Networks Can Only Berate Themselves

Don't blame the DVR. That's one take-away from analyses of recent ratings weakness for broadcast television networks.

Prime-time ratings at the four major broadcast networks are down a combined 9% among viewers in the 18-to-49 age bracket most coveted by advertisers since the season began Sept. 24, according to Nielsen. Walt Disney's ABC is down 7%, CBS is down 18% and News Corp's Fox is down 26%. Only Comcast-owned NBC is up, at 23%. Media executives, including CBS Chief Executive Leslie Moonves and Disney CEO Robert Iger, have attributed at least some of that to delayed viewing, advocating that ratings based on program viewership up to seven days out (known as C7) be made the advertising-industry standard, as opposed to the current three (known as C3). But ratings including seven days show similar drops in viewing, albeit not by the same extent for every network. And while DVR penetration is steadily expanding, there has been little change in the amount of programming being watched at a later date and in the amount of commercial avoidance, according to Janney Capital Markets, suggesting other factors are at work – including a lack of appealing new programming. Much of the broadcast viewership decline has been absorbed by cable networks in recent weeks suggesting most of the audience is still there to be had.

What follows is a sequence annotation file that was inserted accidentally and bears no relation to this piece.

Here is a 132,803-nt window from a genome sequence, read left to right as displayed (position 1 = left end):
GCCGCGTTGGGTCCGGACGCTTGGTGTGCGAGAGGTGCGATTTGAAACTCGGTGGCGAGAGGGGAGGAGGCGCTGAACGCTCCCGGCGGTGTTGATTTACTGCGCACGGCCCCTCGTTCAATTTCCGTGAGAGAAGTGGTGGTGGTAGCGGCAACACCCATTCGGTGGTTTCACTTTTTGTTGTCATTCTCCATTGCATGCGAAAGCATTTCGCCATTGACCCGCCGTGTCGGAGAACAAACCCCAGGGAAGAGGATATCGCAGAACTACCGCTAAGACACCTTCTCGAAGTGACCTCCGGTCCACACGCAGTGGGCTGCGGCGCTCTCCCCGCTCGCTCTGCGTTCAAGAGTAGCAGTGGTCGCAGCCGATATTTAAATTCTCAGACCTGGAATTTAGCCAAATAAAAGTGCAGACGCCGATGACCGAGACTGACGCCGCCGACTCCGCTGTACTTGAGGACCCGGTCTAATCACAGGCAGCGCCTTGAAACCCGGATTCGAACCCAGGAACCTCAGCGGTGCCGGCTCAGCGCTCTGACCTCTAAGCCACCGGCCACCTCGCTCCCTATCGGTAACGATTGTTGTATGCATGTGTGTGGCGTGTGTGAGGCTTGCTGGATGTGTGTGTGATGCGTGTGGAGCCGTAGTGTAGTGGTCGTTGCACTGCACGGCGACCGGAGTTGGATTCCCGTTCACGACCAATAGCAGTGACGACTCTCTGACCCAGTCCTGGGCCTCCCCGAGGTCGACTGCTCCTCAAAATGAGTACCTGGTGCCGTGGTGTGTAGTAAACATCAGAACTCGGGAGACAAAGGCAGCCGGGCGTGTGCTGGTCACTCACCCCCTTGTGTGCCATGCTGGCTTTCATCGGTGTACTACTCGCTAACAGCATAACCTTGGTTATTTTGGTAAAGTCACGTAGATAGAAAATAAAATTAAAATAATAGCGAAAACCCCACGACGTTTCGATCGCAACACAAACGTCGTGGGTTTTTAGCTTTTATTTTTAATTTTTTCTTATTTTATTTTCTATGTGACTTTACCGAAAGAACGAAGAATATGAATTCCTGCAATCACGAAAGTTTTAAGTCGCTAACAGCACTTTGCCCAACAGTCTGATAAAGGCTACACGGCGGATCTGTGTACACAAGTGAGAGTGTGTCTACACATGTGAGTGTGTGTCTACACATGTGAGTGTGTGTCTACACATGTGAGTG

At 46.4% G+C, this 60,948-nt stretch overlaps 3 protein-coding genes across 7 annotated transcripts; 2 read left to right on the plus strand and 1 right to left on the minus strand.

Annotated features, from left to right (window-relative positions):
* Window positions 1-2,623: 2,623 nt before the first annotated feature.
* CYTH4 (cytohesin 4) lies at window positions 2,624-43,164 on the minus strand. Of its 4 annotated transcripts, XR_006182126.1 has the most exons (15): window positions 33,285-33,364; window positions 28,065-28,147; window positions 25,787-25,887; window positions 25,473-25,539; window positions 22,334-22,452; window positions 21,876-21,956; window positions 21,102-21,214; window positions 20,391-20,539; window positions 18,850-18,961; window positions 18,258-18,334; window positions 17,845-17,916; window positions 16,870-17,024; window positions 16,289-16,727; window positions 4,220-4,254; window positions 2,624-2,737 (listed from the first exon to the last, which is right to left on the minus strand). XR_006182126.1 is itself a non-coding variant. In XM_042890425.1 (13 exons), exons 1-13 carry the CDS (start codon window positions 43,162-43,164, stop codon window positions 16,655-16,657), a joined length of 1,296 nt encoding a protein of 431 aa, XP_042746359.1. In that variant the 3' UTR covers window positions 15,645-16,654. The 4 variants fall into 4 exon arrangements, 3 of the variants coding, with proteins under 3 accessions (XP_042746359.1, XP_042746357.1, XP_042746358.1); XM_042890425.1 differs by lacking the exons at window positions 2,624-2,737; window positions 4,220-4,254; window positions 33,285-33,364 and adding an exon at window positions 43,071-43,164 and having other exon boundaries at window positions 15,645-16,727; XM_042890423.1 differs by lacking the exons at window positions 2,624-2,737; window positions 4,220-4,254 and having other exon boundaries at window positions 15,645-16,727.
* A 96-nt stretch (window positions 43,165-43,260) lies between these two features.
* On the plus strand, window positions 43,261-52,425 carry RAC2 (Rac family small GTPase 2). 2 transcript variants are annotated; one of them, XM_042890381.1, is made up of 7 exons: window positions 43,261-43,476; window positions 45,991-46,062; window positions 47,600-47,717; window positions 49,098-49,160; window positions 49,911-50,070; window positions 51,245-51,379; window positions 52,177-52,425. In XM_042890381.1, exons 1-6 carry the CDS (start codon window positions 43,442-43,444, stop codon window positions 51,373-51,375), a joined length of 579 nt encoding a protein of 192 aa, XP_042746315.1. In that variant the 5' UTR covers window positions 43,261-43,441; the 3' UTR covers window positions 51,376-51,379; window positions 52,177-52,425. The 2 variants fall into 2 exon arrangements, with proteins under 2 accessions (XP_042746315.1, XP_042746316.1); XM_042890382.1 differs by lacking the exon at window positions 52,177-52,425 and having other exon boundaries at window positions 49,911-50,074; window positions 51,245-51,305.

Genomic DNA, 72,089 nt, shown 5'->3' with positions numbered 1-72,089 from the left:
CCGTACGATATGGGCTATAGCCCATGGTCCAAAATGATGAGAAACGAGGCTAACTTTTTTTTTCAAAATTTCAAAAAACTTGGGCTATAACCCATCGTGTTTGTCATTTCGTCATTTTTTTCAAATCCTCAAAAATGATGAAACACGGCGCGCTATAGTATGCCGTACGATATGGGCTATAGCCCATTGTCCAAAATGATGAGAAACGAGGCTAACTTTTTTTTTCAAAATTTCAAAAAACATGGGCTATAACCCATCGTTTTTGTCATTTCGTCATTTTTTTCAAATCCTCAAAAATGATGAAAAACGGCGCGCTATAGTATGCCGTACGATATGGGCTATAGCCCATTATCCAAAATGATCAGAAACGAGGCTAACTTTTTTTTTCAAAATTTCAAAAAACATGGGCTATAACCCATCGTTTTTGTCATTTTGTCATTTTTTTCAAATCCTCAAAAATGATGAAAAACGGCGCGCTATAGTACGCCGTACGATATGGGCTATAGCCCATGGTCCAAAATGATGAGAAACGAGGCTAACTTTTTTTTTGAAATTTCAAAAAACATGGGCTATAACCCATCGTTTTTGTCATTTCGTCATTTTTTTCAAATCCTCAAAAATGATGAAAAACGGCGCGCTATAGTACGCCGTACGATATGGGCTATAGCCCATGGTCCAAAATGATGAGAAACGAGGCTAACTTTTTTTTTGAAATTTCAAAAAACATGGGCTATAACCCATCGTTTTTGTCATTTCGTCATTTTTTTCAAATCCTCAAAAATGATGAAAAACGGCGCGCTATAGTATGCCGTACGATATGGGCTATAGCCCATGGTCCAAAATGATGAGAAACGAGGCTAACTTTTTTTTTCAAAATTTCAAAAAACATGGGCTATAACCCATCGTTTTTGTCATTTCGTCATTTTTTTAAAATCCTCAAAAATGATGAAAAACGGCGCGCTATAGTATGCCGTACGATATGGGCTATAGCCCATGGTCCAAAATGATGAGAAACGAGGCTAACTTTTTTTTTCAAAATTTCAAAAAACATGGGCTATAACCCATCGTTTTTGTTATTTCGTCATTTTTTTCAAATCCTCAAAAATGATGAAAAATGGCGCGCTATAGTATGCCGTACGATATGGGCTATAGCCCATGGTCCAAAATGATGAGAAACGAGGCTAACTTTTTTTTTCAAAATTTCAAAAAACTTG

Networks Can Only Berate Themselves